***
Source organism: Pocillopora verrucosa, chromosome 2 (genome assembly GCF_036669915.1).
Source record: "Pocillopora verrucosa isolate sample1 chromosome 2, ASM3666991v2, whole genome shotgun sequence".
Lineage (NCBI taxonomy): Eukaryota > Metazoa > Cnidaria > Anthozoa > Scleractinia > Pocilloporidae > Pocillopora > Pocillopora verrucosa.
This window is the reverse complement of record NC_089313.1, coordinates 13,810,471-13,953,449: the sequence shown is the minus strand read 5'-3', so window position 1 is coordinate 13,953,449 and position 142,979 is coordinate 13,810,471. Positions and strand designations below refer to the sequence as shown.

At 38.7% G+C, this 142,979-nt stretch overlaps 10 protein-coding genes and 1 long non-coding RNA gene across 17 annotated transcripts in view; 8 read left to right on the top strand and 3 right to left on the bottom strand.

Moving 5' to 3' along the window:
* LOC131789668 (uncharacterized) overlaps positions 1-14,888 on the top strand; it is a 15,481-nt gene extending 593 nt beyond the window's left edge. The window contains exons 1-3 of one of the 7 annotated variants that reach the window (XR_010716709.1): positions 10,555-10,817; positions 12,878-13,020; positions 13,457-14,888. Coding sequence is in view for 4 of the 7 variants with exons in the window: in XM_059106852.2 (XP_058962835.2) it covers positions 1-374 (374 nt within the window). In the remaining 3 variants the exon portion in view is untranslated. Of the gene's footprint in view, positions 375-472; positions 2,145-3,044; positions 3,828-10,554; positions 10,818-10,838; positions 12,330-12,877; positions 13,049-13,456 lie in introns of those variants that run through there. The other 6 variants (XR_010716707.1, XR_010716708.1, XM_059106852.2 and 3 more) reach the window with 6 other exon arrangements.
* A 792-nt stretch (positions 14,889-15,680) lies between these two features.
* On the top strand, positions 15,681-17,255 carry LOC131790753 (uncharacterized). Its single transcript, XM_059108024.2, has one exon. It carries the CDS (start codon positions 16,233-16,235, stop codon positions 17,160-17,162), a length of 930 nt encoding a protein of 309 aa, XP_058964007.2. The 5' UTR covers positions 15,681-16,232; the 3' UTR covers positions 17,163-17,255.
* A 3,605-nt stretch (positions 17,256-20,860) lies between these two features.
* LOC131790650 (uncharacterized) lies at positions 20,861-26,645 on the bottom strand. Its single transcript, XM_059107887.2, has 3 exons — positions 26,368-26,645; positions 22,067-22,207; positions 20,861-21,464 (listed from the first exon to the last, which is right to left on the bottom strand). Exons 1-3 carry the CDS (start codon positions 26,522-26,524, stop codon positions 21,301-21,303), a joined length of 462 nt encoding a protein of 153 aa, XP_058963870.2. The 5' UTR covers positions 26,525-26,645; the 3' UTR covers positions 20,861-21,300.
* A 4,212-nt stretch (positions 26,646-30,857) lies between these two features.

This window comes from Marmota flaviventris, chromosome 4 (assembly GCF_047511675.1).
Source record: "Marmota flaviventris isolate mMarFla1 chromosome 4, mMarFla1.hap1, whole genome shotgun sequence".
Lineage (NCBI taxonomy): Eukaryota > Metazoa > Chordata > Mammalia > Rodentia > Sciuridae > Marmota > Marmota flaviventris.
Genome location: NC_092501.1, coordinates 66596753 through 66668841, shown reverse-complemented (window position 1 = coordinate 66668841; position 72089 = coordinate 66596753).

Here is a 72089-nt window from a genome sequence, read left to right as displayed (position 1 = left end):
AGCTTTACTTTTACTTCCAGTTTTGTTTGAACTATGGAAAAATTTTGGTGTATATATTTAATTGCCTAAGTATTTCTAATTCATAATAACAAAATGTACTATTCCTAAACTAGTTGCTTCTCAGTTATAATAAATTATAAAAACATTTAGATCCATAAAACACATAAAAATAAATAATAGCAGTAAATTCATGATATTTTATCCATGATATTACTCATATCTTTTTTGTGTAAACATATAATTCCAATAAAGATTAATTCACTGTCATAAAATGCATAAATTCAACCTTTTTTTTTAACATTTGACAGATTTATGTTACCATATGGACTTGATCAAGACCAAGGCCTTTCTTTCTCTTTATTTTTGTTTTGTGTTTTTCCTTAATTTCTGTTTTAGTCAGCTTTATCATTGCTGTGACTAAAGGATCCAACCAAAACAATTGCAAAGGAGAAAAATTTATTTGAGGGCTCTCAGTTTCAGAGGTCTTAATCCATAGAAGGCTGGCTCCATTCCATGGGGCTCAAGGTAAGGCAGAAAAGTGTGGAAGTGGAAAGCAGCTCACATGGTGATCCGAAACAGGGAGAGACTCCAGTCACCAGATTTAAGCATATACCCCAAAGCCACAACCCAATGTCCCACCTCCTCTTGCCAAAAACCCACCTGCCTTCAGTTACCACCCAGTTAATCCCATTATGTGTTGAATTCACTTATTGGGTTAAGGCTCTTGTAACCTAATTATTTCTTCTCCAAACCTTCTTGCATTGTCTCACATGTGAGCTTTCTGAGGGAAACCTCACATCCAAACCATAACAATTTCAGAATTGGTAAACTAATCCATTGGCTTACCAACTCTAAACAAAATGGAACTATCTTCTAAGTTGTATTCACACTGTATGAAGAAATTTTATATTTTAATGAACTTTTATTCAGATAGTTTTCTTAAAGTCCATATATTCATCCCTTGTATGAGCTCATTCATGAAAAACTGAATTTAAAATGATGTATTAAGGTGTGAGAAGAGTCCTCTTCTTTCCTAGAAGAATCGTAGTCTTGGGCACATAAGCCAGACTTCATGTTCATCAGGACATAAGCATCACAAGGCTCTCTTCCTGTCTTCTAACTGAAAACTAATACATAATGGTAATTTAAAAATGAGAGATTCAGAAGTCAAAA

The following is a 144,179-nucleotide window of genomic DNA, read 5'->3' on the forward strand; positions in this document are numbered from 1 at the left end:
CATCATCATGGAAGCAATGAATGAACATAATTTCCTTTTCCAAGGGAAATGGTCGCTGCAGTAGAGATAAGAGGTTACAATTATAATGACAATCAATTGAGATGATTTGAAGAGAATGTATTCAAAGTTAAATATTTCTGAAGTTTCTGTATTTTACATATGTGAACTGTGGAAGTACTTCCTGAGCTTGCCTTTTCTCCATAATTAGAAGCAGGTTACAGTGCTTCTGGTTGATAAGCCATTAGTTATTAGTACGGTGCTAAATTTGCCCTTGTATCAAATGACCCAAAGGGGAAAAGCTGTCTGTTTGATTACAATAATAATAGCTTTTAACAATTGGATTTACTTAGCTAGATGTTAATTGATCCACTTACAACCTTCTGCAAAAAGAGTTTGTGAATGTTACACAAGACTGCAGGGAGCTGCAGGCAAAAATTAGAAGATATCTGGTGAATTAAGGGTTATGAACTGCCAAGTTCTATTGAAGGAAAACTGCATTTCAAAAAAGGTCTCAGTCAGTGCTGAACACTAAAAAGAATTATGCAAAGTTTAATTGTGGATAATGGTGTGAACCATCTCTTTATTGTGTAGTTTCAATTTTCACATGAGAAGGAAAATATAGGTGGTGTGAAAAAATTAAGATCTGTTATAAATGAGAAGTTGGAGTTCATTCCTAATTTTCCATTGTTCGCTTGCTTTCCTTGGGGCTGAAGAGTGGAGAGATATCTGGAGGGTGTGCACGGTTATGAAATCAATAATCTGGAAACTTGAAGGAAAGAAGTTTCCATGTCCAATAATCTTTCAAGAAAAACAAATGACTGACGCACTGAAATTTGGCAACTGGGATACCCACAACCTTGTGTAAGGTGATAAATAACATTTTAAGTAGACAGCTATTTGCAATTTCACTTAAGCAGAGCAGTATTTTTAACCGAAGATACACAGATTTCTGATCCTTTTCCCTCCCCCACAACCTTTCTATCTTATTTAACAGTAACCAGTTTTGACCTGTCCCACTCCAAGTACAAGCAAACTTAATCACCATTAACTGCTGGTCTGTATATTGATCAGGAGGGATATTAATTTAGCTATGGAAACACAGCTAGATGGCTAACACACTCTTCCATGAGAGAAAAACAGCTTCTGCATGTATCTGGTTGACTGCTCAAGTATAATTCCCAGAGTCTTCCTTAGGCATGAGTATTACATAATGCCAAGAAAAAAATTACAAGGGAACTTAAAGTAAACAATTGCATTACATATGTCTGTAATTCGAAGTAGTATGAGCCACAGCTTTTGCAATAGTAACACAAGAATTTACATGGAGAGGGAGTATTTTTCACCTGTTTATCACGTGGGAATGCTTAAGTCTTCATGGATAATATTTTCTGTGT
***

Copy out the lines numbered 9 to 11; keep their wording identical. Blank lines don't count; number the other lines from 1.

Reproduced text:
* On the top strand, positions 15,681-17,255 carry LOC131790753 (uncharacterized). Its single transcript, XM_059108024.2, has one exon. It carries the CDS (start codon positions 16,233-16,235, stop codon positions 17,160-17,162), a length of 930 nt encoding a protein of 309 aa, XP_058964007.2. The 5' UTR covers positions 15,681-16,232; the 3' UTR covers positions 17,163-17,255.
* A 3,605-nt stretch (positions 17,256-20,860) lies between these two features.
* LOC131790650 (uncharacterized) lies at positions 20,861-26,645 on the bottom strand. Its single transcript, XM_059107887.2, has 3 exons — positions 26,368-26,645; positions 22,067-22,207; positions 20,861-21,464 (listed from the first exon to the last, which is right to left on the bottom strand). Exons 1-3 carry the CDS (start codon positions 26,522-26,524, stop codon positions 21,301-21,303), a joined length of 462 nt encoding a protein of 153 aa, XP_058963870.2. The 5' UTR covers positions 26,525-26,645; the 3' UTR covers positions 20,861-21,300.